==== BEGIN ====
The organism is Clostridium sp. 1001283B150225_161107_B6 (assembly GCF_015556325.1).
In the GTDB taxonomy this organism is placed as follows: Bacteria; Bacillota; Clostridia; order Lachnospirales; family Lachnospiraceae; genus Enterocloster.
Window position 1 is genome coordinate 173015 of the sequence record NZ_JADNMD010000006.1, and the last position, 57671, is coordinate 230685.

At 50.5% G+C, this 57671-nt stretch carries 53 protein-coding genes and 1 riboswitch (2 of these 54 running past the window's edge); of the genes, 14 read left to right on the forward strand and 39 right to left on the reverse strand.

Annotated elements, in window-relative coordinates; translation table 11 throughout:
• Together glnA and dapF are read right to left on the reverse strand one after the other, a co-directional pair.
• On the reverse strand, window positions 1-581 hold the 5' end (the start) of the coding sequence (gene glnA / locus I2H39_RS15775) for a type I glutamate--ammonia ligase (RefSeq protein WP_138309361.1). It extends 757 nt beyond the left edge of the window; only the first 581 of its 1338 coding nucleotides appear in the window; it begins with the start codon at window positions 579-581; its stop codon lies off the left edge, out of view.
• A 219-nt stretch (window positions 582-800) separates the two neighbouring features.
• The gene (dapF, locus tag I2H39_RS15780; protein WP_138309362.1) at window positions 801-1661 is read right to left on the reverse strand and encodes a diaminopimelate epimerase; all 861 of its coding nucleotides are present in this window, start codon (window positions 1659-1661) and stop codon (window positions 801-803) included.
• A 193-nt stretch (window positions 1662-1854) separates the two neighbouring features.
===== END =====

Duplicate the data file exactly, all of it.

The organism is Clostridium sp. 1001283B150225_161107_B6 (assembly GCF_015556325.1).
In the GTDB taxonomy this organism is placed as follows: Bacteria; Bacillota; Clostridia; order Lachnospirales; family Lachnospiraceae; genus Enterocloster.
Window position 1 is genome coordinate 173015 of the sequence record NZ_JADNMD010000006.1, and the last position, 57671, is coordinate 230685.

At 50.5% G+C, this 57671-nt stretch carries 53 protein-coding genes and 1 riboswitch (2 of these 54 running past the window's edge); of the genes, 14 read left to right on the forward strand and 39 right to left on the reverse strand.

Annotated elements, in window-relative coordinates; translation table 11 throughout:
• Together glnA and dapF are read right to left on the reverse strand one after the other, a co-directional pair.
• On the reverse strand, window positions 1-581 hold the 5' end (the start) of the coding sequence (gene glnA / locus I2H39_RS15775) for a type I glutamate--ammonia ligase (RefSeq protein WP_138309361.1). It extends 757 nt beyond the left edge of the window; only the first 581 of its 1338 coding nucleotides appear in the window; it begins with the start codon at window positions 579-581; its stop codon lies off the left edge, out of view.
• A 219-nt stretch (window positions 582-800) separates the two neighbouring features.
• The gene (dapF, locus tag I2H39_RS15780; protein WP_138309362.1) at window positions 801-1661 is read right to left on the reverse strand and encodes a diaminopimelate epimerase; all 861 of its coding nucleotides are present in this window, start codon (window positions 1659-1661) and stop codon (window positions 801-803) included.
• A 193-nt stretch (window positions 1662-1854) separates the two neighbouring features.